Reggie Miller's Comments On Caitlin Clark Have Heads Turning

Indiana Fever phenom Caitlin Clark has become the talk of the 2024 Summer Olympics — and she's not even stepping onto the court in Paris. In response to news that Clark won't be on the U.S. women's basketball team, the sports media world has been busy dishing out hot takes like hotcakes, and Indiana Pacers Hall of Famer Reggie Miller is in the camp that thinks Team USA made the right call.

When she embarked on her WNBA career after making history as the NCAA's all-time leading scorer, Clark received support from LeBron James and other NBA stars who wanted to see her succeed. Miller is also a fan, being another basketball icon whom Hoosiers can claim as their own. "I absolutely love everything Caitlin Clark stands for and what she has done for the women's game," he said on the "Dan Patrick Show." But he expressed agreement with those who believe there are players more deserving of being on the team. "She's not one of the 12 best," he continued, later adding, "Looking at this roster, it's arguably one of the greatest ones they've had."

Miller argued that it's also unfair that Clark has been forced into the center of this contentious narrative, putting her in the awkward position of having to address it. He even suggested that it was wrong to include her in the Olympics conversation entirely. Unsurprisingly, plenty of people disagreed with his assessment.

Critics poked holes in Reggie Miller's argument

On X, formerly known as Twitter, critics took issue with Reggie Miller's suggestion that Caitlin Clark doesn't deserve a ticket to the Olympics because she's not the cream of the crop. Some objectors argued that there are more talented players staying home than the 12 women who made the roster. As an unfair addition, one person singled out Phoenix Mercury vet Diana Taurasi, who many people believe snagged the spot that should have gone to Clark. "[E]ither you send the best 12 or you don't and stop using it as the excuse," they tweeted. "Several players are performing better than [Taurasi] this year (eg Arike [Ogunbowale])."

Another critic had a more brutal take, writing, "The people on the team aren't the best 12 players in the league right now so that argument is played. I'm glad she isn't on it so these petty, jealous girls can again be watched by nobody." This is another popular argument about Clark's exclusion — that fewer viewers will watch the women's basketball matchups during the Olympics without her on the team. However, viewership is not something the USA Basketball Women's National Team Player Selection Committee considers when choosing team members. Stats and consistency of play are both important, obviously, and Clark hasn't had much time to prove herself as a pro. But according to NBC 5 Chicago, one of the biggest strikes against her may have been her inability to participate in an Olympic training camp.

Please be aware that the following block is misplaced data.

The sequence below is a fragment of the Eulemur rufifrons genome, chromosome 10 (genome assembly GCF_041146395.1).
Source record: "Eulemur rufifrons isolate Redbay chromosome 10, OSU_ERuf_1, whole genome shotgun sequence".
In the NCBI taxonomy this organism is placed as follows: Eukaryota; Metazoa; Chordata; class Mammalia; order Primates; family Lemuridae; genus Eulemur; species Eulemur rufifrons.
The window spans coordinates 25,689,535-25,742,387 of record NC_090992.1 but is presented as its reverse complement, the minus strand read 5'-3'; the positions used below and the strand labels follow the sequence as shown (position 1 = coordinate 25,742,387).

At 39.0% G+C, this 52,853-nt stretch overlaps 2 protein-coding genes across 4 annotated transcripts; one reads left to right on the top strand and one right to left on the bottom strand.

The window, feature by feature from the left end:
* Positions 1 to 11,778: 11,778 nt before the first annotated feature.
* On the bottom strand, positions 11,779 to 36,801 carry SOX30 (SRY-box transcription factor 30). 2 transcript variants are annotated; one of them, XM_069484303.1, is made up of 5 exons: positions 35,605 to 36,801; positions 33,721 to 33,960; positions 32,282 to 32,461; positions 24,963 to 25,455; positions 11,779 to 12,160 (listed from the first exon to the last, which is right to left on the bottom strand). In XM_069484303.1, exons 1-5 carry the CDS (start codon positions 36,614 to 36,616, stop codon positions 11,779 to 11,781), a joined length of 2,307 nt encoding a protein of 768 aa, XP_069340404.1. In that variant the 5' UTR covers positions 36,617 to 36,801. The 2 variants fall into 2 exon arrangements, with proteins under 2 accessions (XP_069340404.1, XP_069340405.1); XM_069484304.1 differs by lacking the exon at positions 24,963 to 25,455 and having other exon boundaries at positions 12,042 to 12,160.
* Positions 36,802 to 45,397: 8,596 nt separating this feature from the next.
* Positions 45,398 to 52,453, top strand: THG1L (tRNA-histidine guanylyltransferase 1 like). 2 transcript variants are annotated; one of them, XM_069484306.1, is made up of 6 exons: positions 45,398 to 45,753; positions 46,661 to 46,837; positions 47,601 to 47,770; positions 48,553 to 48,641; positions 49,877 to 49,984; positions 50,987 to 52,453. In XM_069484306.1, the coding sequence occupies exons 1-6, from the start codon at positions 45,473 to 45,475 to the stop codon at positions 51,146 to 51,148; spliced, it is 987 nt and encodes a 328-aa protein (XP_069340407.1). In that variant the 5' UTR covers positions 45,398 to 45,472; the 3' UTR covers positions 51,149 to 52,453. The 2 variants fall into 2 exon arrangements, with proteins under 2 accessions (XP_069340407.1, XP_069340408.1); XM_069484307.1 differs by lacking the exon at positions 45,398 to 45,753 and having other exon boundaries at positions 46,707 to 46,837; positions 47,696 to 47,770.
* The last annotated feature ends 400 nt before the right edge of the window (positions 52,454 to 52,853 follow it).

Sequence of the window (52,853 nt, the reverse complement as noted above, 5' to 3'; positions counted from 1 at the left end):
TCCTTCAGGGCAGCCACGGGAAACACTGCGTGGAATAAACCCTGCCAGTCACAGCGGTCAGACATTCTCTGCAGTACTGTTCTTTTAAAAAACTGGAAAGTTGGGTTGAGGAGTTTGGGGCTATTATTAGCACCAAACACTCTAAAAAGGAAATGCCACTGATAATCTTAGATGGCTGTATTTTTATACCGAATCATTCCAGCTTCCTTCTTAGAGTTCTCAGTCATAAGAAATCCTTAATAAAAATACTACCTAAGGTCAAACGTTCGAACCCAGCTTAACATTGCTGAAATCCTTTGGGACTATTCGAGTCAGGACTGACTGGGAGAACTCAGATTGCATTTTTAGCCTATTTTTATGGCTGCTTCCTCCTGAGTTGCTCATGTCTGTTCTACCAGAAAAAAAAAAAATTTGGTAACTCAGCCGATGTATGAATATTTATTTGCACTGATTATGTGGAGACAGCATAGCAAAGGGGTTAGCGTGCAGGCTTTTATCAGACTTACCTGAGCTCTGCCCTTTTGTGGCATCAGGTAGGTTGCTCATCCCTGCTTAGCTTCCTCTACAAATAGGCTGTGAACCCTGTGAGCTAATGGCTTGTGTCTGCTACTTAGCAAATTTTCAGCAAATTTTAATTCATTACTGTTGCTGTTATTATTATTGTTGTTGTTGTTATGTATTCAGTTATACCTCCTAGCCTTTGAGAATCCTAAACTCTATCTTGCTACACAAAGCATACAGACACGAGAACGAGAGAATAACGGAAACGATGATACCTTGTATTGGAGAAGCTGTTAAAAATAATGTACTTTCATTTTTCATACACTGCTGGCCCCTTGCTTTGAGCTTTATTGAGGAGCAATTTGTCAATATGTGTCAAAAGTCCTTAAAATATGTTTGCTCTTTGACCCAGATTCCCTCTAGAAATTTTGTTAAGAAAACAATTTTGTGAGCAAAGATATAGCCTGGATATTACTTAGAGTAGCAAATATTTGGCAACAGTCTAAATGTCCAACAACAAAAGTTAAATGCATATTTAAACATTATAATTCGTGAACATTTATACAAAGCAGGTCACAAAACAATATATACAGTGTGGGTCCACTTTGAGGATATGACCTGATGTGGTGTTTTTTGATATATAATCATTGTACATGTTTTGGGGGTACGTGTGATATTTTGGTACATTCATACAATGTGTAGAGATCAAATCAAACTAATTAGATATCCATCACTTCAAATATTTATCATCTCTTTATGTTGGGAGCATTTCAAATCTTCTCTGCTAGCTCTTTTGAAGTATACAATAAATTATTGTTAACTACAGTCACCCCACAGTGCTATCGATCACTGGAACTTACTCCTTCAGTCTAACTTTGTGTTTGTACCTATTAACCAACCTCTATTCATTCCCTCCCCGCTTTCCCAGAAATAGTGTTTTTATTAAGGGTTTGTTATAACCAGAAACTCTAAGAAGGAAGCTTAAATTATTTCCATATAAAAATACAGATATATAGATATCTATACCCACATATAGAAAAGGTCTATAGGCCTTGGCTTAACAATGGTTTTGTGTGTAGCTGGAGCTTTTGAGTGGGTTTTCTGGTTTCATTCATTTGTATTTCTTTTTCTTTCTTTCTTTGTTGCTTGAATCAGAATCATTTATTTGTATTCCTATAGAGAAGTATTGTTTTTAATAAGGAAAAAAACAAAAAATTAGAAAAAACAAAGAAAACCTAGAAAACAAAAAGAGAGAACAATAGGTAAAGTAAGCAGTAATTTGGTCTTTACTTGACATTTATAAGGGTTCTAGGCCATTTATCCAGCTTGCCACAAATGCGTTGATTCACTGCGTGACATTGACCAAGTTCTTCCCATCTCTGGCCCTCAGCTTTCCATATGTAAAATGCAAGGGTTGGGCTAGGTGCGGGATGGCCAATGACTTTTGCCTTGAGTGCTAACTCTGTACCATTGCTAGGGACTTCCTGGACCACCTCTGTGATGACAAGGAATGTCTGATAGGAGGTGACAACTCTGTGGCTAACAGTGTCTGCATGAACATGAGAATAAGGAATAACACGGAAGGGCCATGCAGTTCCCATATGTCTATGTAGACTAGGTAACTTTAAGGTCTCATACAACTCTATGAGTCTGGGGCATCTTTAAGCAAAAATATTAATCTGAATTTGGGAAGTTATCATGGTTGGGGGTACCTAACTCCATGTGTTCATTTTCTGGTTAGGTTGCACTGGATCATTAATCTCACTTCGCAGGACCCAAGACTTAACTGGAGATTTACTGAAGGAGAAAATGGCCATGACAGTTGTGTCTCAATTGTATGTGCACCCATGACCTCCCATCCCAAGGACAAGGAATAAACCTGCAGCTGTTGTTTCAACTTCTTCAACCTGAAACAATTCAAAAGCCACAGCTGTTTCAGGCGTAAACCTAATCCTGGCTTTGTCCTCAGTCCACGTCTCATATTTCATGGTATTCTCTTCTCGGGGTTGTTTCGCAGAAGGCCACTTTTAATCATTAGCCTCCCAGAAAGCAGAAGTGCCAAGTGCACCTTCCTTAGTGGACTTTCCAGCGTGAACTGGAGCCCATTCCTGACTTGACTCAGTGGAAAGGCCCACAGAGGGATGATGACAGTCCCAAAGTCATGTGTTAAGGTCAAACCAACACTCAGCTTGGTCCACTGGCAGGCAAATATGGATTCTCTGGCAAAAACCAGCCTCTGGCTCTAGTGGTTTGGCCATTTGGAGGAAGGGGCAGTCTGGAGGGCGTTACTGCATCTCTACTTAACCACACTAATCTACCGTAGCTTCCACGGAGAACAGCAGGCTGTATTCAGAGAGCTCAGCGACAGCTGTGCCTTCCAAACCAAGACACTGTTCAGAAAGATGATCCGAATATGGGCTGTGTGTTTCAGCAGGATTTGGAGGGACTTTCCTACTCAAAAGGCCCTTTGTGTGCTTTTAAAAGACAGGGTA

The problem with the inexperience argument

Carmelo Anthony agreed with Reggie Miller, saying that now is not the right time for Caitlin Clark to make her Olympic debut. "You have to earn your keep," the former Team USA member said on his "7PM in Brooklyn" podcast, adding, "You gotta wait your turn." However, this unwritten rule about paying dues has not applied in the past; Diana Taurasi was a rookie when she competed in the 2004 Olympics.

Taurasi, who previously hinted that Clark might get humbled in the WNBA, had to tread carefully when she weighed in on the controversy over Clark's level of experience, telling USA Today, "College basketball is much different than the WNBA than it is overseas." She seemed to suggest that Clark needs a little more time to improve her game and adapt to playing as a pro. "Once you learn the steps and the rhythm and you have a skill set that is superior to everyone else, everything else will fall into place," she added. Taurasi didn't even try to explain why she deserved a spot on Team USA as a rookie, while Clark was denied one, but who can blame her for not wanting to open up that can of worms?

One professional baller argued that Clark should have made the roster. On his "Undisputed" podcast, Boston Celtics legend Paul Pierce said of the snub, "Sometimes you have to say, 'Hey you guys, this is bigger than the game.' ... This is a missed opportunity."